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Morton's Neuroma

neuromasIf you feel that you are “walking on a marble” and have a persistent pain in the ball of your foot, you may have a condition called Morton’s neuroma. A Morton’s neuroma is a benign tumor of a nerve. Morton’s neuroma is not actually a tumor, but a thickening of the tissue that surrounds the digital nerve leading to the toes. It occurs as the nerve passes under the ligament connecting the toe bones (metatarsals) in the forefoot. The nerve becomes sandwiched between the bones in the foot. A Morton’s neuroma most frequently develops between the third and fourth toes but is also quite common between the second and third toes. Morton’s neuroma develops in response to irritation, trauma or excess pressure. Tight shoes, shoes with little cushion, and high heels can all contribute to the development of Morton’s neuroma. Tight, narrow, and high heel shoes aggravate the condition by compressing the toe bones and pinching the nerve. Morton’s neuroma is 10 times more common in women than men due to the difference in types of shoes worn.


Typically, there is no outward sign of problems, such as a lump or redness. But a burning pain in the ball of the foot that radiates into the toes is common. Because a Morton’s neuroma is a nerve tumor, the neurological impulse sent back to the brain varies widely. People may complain of burning, tingling or numbness. Some patients describe the sensation as walking on a “bunched up sock”. Night pain is rare.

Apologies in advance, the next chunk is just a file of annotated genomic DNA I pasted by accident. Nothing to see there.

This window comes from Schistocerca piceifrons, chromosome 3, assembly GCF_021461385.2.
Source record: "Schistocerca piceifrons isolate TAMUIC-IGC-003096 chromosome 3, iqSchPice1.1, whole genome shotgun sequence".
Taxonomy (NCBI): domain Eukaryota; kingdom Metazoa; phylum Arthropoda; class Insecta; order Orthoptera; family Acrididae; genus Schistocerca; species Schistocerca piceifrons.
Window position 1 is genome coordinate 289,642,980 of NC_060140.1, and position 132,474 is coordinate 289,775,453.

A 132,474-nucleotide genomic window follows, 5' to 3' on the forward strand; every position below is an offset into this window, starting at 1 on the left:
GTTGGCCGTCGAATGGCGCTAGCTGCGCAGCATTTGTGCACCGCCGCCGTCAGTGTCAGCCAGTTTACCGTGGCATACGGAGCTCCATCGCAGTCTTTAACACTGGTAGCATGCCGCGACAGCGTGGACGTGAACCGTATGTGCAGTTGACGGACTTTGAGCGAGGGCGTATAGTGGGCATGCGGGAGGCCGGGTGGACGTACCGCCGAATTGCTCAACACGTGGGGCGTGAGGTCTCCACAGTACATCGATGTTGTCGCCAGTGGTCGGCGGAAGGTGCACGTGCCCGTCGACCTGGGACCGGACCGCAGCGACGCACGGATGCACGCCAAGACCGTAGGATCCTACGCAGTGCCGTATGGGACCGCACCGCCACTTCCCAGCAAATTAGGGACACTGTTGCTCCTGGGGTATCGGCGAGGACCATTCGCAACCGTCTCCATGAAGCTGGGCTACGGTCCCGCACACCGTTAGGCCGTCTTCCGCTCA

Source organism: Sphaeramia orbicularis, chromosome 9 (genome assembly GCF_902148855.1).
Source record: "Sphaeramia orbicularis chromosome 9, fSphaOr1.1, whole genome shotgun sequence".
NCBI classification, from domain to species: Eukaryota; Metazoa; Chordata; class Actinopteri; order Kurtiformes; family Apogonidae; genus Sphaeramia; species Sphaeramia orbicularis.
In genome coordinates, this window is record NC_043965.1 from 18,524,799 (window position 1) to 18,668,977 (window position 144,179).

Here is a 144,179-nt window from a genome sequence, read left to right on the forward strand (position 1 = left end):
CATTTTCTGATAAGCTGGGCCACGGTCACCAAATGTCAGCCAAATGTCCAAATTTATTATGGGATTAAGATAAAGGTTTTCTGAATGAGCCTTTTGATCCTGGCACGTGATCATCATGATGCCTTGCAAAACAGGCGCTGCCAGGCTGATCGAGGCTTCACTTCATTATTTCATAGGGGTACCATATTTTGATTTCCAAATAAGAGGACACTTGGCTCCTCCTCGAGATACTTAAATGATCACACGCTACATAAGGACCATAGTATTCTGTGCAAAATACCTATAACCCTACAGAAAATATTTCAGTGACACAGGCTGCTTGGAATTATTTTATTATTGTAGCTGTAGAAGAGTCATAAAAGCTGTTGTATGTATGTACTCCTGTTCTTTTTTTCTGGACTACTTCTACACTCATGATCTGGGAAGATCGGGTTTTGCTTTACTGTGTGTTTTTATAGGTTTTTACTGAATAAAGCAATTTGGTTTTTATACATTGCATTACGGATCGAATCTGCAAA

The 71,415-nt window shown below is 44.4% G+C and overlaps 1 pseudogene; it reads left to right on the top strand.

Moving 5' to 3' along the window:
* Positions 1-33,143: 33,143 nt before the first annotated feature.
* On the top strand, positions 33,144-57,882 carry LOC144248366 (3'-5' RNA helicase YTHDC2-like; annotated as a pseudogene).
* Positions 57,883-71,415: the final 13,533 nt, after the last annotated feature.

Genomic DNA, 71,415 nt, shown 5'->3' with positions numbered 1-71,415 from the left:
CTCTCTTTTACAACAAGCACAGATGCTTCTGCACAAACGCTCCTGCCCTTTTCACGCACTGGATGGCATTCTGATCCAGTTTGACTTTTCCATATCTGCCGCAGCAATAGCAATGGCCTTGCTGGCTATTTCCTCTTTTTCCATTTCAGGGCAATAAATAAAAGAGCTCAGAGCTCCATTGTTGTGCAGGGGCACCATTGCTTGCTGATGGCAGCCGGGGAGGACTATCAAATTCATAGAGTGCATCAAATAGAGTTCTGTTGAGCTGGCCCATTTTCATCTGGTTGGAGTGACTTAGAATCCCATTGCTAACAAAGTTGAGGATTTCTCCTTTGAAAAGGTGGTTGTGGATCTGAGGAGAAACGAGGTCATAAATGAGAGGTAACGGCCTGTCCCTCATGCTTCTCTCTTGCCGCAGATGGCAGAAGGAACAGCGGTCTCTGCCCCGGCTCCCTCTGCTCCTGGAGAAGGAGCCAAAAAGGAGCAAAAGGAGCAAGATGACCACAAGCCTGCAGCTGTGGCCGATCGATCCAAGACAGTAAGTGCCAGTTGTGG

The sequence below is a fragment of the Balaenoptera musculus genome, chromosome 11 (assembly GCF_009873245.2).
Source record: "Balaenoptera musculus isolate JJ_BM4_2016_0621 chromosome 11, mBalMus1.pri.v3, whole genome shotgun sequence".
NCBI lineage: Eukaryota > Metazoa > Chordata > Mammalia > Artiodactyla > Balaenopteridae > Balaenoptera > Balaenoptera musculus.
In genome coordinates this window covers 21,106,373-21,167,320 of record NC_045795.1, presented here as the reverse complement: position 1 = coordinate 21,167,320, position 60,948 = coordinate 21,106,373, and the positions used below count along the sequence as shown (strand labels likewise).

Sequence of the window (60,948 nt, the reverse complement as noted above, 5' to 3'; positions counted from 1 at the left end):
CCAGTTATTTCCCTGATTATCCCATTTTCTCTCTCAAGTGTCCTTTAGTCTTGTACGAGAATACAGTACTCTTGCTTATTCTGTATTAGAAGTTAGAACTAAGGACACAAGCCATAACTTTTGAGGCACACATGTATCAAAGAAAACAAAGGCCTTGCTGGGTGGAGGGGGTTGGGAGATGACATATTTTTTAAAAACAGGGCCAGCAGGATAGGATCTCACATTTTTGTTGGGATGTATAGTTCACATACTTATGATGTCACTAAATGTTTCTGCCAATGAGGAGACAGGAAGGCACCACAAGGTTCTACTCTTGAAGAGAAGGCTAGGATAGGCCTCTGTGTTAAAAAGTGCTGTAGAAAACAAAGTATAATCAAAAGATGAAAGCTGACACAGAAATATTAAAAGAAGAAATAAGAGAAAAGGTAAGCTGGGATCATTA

During the examination, your podiatrist will utilize and ultrasound as well as feel for a palpable mass or a “click” between the bones in the foot. A test, called the “lateral squeeze test”, is performed by squeezing the forefoot from side to side while applying direct pressure to the affected area between the toes. A positive test yields exacerbation of symptoms and may also elicit what is termed a “Mulder’s Click”. Range of motion at the toes will rule out arthritis and an x-ray may be taken to rule out a stress fracture of the metatarsal bones.


Initial treatment includes changing one’s footwear to more comfortable shoes. We recommend patients wear well-fitting shoes that have a wide toebox, plenty of cushion, and no high heels. This will allow the bones in the forefoot to spread out and may reduce the pressure on the Morton’s neuroma, giving it time to heal. Orthotics (custom molded shoe inserts), or pads may also help take pressure off the nerve. A series of seven injections, given weekly, of a 4 percent solution of dehydrated ethyl alcohol is injected into the site of the Morton’s neuroma. Conservative treatment beyond this may involve physical therapy and oral anti-inflammatory medications.

While conservative treatment of a Morton’s neuroma is effective 80 percent of the time, surgery may be indicated. A Morton’s neuroma that has been symptomatic for greater than four to six months may develop into a large fibrotic tumor and require surgical removal. Surgery is a minor same-day outpatient procedure. A one-inch incision is made on the top of the foot and the Morton’s neuroma is removed. Post-operative recovery is swift and complications are few. Patients are often back in shoes within two weeks.

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